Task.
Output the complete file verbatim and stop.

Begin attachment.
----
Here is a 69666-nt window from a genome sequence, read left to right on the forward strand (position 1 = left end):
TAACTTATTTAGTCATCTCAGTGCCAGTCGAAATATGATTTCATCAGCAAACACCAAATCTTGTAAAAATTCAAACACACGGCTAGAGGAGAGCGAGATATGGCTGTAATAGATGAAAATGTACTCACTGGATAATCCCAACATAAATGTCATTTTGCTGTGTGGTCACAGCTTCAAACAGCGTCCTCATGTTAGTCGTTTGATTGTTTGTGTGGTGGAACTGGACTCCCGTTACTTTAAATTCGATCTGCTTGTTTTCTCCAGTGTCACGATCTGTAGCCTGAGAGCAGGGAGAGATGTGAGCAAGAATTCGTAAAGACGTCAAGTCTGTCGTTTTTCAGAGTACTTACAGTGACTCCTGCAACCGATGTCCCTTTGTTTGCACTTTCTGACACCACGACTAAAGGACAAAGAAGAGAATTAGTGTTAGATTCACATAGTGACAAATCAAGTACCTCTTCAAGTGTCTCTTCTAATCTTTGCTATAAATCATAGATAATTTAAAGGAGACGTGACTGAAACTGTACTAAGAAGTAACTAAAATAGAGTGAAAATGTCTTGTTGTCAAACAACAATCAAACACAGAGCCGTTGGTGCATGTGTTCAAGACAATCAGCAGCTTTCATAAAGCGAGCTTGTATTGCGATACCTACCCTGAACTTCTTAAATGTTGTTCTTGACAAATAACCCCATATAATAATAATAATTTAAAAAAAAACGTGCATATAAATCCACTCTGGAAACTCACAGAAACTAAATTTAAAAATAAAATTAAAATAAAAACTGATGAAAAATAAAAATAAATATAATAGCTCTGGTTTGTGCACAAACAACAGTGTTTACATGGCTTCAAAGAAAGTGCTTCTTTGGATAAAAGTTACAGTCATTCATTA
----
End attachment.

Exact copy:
Here is a 69666-nt window from a genome sequence, read left to right on the forward strand (position 1 = left end):
TAACTTATTTAGTCATCTCAGTGCCAGTCGAAATATGATTTCATCAGCAAACACCAAATCTTGTAAAAATTCAAACACACGGCTAGAGGAGAGCGAGATATGGCTGTAATAGATGAAAATGTACTCACTGGATAATCCCAACATAAATGTCATTTTGCTGTGTGGTCACAGCTTCAAACAGCGTCCTCATGTTAGTCGTTTGATTGTTTGTGTGGTGGAACTGGACTCCCGTTACTTTAAATTCGATCTGCTTGTTTTCTCCAGTGTCACGATCTGTAGCCTGAGAGCAGGGAGAGATGTGAGCAAGAATTCGTAAAGACGTCAAGTCTGTCGTTTTTCAGAGTACTTACAGTGACTCCTGCAACCGATGTCCCTTTGTTTGCACTTTCTGACACCACGACTAAAGGACAAAGAAGAGAATTAGTGTTAGATTCACATAGTGACAAATCAAGTACCTCTTCAAGTGTCTCTTCTAATCTTTGCTATAAATCATAGATAATTTAAAGGAGACGTGACTGAAACTGTACTAAGAAGTAACTAAAATAGAGTGAAAATGTCTTGTTGTCAAACAACAATCAAACACAGAGCCGTTGGTGCATGTGTTCAAGACAATCAGCAGCTTTCATAAAGCGAGCTTGTATTGCGATACCTACCCTGAACTTCTTAAATGTTGTTCTTGACAAATAACCCCATATAATAATAATAATTTAAAAAAAAACGTGCATATAAATCCACTCTGGAAACTCACAGAAACTAAATTTAAAAATAAAATTAAAATAAAAACTGATGAAAAATAAAAATAAATATAATAGCTCTGGTTTGTGCACAAACAACAGTGTTTACATGGCTTCAAAGAAAGTGCTTCTTTGGATAAAAGTTACAGTCATTCATTA